1. Reproduced in the exhibition catalogue Vienna 2013, p. 132, under cat. no. 1/8.
2. Exhibited Vienna 2013, cat. no. 2, reproduced.
3. See A-F. Köllermann, '‘Nach Monstranzischer gesichtung und formirung’: Anmerkungen zu Gestalt und Konzeption gotischer Altarretabel', in Wien 1450: der Meister von Schloss Lichtenstein und seine Zeit, exh. cat., 2013, pp. 26–27, figs 11–12.
4. The name derives from the inscription ‘Johan’ found on a Crucifixion in Linz and a Calvary in Vienna. See, for example, Stange 1969, VI, plate 15 for the former. Both this connection, and subsequent attempts to identify this master with either the elusive Vienna painter Hans von Tübingen (fl. 1433–1462) or the sculptor Hans von Judenberg (fl. 1411–1424) have been problematical.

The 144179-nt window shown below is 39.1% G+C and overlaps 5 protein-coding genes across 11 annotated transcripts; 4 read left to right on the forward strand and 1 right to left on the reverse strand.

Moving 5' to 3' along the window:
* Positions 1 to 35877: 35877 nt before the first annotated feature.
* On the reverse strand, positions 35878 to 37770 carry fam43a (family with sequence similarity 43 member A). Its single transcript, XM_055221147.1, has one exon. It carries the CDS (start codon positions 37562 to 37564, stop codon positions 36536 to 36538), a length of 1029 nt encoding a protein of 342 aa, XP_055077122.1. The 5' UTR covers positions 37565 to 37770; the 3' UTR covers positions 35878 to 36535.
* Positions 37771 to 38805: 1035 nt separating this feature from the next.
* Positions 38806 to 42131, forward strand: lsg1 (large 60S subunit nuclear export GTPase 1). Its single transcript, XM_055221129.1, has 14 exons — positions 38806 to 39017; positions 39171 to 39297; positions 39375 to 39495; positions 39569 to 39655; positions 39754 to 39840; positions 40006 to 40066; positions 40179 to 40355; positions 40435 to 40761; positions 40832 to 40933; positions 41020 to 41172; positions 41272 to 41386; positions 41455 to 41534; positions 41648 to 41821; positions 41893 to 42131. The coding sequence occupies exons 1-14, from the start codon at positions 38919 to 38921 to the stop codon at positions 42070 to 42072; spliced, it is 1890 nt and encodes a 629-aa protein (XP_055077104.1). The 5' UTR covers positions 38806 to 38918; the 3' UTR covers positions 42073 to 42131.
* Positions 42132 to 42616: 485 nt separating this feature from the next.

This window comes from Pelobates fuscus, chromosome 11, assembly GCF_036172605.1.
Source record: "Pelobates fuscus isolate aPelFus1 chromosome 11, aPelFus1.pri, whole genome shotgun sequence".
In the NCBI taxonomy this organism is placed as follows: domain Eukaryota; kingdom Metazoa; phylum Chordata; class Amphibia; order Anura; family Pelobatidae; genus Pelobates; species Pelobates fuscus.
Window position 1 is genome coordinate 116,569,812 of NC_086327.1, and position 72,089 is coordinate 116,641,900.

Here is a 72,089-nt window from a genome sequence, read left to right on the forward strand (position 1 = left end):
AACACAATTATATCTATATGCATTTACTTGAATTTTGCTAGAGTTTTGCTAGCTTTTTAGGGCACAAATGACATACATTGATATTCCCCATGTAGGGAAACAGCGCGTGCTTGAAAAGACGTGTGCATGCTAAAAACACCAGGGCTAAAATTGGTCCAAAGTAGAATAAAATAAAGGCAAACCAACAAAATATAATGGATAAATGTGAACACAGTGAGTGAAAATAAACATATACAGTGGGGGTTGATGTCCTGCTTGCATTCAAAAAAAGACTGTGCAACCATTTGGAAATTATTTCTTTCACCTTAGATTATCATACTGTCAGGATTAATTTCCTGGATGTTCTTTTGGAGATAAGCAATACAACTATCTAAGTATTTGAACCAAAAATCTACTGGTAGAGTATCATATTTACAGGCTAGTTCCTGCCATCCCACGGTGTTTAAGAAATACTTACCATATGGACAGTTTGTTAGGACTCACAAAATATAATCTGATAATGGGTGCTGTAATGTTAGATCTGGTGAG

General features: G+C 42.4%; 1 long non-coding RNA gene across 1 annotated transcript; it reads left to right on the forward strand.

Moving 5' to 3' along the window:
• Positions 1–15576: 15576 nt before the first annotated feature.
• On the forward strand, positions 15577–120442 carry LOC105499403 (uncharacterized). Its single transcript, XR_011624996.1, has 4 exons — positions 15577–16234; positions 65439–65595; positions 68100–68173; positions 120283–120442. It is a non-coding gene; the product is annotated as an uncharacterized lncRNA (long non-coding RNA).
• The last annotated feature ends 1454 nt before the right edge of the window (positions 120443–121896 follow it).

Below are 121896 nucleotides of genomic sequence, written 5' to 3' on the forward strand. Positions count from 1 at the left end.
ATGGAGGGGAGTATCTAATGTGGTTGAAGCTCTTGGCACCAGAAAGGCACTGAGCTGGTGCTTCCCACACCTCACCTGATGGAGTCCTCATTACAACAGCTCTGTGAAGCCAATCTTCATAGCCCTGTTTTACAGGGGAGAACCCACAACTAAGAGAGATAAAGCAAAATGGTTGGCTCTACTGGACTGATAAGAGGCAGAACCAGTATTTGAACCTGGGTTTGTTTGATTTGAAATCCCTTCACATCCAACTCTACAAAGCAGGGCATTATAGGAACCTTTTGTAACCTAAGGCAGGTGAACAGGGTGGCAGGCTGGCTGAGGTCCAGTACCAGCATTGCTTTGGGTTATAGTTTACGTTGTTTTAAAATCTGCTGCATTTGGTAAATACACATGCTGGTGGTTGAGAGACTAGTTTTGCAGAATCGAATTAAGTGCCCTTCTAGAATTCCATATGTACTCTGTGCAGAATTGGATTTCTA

5. Inv. nos 29.626 and 29.627, panel 61.6 x 47.1 cm. Exhibited Vienna 2013, cat. no. 18.
6. Inv. no. 4903, panel 80.2 x 56.8 cm. (framed). Exhibited Vienna 2013, cat. no. 19.
7. Inv. L13. G. Biedermann, Katalog Alte Galerie am Landesmuseum Joanneum, Graz 1982, pp. 13–14, reproduced fig. 24. This forms the verso of another Way to Calvary of very similar format to those in Vienna and Wels.